Weights “May Help With Arthritis”

A regular weight training regime may help treat rheumatoid arthritis, research suggests.

A study of 28 patients funded by Arthritis Research UK found those who pumped iron saw improvements in basic physical function, such as walking.

Researchers at Bangor and Gwynedd Hospital said such high intensity exercising could play a key role alongside drug treatment.

Experts said the exercise regime would not be appropriate for all patients.

RA is mainly a disease affecting the joints, but a less well known symptom is that it also severely reduces muscle mass and strength and this occurs even among patients whose disease is well managed.

Those with the condition are often given mild home exercises to do to stop their joints stiffening and becoming painful.

To test how effective the weight training was the researchers split the 28 participants into two groups, the Arthritis Care and Research journal reported.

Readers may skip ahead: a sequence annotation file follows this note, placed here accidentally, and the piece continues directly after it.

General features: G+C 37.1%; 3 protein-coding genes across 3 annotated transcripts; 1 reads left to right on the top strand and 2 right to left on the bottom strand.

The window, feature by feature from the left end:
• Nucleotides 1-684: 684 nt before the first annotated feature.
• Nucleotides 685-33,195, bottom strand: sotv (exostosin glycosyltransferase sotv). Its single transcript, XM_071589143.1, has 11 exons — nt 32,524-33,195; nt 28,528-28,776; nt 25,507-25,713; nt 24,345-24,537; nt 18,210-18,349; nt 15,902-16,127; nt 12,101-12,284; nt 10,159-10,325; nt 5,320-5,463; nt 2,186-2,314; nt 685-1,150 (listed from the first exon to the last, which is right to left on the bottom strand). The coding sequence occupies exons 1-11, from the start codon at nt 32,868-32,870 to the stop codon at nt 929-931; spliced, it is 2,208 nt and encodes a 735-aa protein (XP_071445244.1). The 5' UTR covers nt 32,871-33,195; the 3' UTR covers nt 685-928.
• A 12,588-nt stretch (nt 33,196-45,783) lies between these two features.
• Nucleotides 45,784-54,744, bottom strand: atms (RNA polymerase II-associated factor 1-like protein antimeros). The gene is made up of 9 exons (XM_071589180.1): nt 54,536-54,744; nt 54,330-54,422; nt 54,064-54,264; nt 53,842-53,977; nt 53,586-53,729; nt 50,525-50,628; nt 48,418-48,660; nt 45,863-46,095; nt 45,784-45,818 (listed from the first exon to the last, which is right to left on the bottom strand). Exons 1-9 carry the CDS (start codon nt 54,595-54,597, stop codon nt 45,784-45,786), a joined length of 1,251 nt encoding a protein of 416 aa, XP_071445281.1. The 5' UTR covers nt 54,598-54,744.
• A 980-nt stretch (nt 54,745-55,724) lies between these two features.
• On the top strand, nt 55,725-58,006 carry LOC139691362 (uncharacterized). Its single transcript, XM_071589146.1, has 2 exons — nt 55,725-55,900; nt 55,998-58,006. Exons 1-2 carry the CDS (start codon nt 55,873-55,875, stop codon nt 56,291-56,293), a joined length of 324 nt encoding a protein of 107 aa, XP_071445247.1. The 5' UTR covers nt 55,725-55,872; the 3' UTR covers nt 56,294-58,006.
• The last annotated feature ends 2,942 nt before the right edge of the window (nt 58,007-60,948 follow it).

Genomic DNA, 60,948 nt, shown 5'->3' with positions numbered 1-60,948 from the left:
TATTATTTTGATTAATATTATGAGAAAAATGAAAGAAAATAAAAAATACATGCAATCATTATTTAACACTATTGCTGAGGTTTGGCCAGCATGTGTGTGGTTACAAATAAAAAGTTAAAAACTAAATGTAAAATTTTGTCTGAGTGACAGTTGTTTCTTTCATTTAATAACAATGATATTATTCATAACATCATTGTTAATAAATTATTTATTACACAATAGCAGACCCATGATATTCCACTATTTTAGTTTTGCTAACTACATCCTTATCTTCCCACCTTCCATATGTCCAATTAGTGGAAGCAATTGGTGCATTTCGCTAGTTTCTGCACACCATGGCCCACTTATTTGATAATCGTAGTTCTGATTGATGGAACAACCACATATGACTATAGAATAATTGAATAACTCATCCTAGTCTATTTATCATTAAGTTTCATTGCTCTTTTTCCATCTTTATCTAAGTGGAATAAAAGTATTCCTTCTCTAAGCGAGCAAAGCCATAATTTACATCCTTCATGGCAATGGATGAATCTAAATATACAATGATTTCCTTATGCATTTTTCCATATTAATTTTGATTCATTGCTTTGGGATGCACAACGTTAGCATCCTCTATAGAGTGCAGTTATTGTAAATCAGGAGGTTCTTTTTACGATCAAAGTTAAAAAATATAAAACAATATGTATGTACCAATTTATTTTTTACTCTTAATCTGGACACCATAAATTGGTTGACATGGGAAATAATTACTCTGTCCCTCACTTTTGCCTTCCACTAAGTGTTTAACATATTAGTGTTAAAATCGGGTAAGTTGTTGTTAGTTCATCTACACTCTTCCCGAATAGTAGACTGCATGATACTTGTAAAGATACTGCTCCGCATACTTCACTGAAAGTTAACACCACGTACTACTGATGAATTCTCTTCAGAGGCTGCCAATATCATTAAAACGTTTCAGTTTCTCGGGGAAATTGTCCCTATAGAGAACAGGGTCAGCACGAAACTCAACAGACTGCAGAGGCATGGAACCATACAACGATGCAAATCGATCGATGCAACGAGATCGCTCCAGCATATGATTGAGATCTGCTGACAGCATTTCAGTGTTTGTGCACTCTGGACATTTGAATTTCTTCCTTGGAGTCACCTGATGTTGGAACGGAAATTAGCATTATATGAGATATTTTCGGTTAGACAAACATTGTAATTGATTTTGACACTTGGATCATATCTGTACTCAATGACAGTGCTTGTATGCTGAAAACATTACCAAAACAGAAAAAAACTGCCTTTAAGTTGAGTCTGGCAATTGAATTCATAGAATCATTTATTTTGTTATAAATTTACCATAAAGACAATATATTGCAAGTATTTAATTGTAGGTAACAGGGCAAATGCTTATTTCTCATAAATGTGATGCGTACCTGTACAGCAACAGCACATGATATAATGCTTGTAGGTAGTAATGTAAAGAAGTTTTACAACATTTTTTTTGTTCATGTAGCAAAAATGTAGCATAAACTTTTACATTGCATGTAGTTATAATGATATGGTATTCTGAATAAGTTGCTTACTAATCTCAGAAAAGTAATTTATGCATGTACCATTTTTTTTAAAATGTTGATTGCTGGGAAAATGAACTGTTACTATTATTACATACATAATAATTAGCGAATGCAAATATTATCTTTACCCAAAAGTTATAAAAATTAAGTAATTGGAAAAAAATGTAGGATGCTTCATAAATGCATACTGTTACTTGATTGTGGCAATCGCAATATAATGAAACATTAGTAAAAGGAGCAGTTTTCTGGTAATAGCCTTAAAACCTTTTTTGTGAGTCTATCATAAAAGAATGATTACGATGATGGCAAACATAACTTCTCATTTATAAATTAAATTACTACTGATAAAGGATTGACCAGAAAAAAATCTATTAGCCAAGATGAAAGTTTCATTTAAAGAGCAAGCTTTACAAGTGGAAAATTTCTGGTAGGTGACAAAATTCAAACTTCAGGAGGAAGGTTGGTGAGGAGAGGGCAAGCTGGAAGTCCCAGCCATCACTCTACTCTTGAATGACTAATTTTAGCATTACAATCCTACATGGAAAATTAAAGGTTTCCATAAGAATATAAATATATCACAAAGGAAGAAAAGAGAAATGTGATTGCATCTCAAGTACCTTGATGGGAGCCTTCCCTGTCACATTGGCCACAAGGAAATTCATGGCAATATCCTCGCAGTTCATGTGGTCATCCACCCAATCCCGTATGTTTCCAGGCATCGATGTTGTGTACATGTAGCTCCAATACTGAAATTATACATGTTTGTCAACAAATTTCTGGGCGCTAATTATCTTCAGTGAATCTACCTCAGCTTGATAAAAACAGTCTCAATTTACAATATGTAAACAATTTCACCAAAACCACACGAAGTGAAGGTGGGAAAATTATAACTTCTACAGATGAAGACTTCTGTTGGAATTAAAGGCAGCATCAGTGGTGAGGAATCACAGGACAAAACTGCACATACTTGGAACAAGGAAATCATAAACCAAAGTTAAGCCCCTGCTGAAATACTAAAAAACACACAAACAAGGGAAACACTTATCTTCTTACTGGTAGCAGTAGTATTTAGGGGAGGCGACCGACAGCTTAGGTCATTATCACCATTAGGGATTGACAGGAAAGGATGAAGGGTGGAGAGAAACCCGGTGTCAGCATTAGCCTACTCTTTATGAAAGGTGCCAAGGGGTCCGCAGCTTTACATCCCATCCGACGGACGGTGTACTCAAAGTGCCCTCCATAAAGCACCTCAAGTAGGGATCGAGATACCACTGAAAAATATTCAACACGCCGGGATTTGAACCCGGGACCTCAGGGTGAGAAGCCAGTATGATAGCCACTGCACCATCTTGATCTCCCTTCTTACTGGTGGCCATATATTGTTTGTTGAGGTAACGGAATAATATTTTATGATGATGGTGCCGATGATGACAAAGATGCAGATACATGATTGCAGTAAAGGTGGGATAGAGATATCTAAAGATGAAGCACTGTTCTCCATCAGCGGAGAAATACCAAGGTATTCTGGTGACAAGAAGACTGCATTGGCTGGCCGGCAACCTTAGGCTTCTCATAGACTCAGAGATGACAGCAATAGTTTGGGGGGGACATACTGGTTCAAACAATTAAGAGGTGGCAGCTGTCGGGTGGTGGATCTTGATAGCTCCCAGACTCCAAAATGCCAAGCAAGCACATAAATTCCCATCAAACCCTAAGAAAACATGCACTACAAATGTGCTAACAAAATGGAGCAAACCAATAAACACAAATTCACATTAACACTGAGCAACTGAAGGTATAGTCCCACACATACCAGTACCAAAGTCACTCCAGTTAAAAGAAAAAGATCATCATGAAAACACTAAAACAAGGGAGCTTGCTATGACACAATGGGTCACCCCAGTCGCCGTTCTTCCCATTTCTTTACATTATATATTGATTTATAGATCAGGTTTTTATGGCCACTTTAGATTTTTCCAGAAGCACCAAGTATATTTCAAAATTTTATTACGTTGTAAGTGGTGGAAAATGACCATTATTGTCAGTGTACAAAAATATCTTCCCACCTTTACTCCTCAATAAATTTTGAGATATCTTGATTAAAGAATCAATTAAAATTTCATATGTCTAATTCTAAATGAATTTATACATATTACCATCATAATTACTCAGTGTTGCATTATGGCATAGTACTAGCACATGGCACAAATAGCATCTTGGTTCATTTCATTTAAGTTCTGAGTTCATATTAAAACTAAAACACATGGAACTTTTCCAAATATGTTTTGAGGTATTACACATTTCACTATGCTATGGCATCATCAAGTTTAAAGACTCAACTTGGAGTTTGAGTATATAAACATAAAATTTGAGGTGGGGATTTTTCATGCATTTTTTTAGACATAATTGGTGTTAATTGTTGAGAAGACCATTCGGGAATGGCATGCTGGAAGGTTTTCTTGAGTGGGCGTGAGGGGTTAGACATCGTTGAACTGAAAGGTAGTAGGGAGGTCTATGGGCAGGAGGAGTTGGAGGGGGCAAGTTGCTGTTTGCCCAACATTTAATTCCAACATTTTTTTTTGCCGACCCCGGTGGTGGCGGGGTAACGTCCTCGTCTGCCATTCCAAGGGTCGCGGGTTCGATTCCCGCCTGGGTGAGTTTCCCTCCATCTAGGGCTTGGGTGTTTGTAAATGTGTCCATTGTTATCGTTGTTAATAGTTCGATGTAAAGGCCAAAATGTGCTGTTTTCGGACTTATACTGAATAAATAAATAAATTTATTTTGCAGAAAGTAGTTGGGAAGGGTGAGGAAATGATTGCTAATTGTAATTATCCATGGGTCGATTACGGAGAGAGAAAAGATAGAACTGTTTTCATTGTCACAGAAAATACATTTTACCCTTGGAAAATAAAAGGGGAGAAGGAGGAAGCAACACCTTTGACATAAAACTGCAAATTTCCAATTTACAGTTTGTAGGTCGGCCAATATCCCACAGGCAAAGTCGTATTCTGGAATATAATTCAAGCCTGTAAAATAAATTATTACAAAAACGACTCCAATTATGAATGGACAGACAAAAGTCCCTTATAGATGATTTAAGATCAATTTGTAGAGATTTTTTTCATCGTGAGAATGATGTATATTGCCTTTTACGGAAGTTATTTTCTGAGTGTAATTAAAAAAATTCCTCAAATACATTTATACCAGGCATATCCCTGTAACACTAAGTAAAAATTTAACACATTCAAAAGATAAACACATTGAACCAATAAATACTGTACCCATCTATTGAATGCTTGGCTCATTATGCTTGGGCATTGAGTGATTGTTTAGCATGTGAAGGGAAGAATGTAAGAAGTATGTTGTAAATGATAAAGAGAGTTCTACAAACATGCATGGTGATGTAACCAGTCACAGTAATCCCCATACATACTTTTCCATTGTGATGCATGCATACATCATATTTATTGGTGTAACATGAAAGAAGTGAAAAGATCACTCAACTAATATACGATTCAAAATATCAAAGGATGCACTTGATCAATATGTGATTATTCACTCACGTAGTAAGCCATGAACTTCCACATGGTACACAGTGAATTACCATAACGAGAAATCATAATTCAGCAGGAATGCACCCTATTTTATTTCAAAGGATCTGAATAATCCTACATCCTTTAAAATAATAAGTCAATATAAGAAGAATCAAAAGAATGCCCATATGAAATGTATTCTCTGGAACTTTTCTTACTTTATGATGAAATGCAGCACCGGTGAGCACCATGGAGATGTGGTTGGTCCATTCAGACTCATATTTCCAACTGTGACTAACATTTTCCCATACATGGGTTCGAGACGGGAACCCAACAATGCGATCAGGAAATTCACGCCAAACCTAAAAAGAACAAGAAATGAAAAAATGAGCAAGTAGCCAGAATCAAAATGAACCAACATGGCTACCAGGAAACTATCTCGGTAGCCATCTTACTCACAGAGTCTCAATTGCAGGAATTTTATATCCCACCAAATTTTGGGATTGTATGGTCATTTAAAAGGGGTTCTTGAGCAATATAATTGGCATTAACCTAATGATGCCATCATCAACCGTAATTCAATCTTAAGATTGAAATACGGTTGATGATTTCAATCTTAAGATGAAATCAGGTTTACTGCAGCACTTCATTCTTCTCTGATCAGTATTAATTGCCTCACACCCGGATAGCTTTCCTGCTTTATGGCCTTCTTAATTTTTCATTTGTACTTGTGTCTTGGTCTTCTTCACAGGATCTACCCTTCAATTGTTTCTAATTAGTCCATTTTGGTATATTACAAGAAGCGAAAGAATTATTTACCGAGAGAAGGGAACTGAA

One did regular weight training for 24 weeks, while the others did the less strenuous standard home exercise regimes.

They found physical function improved by between 20% to 30% in the group doing weight training. Strength also increased by nearly 120%.

A spokesman for the National Rheumatoid Arthritis Society agreed, but urged caution.

“Of course RA can affect different people in very different ways so pumping iron may not be appropriate for everyone. People should discuss [this] with their physio.”

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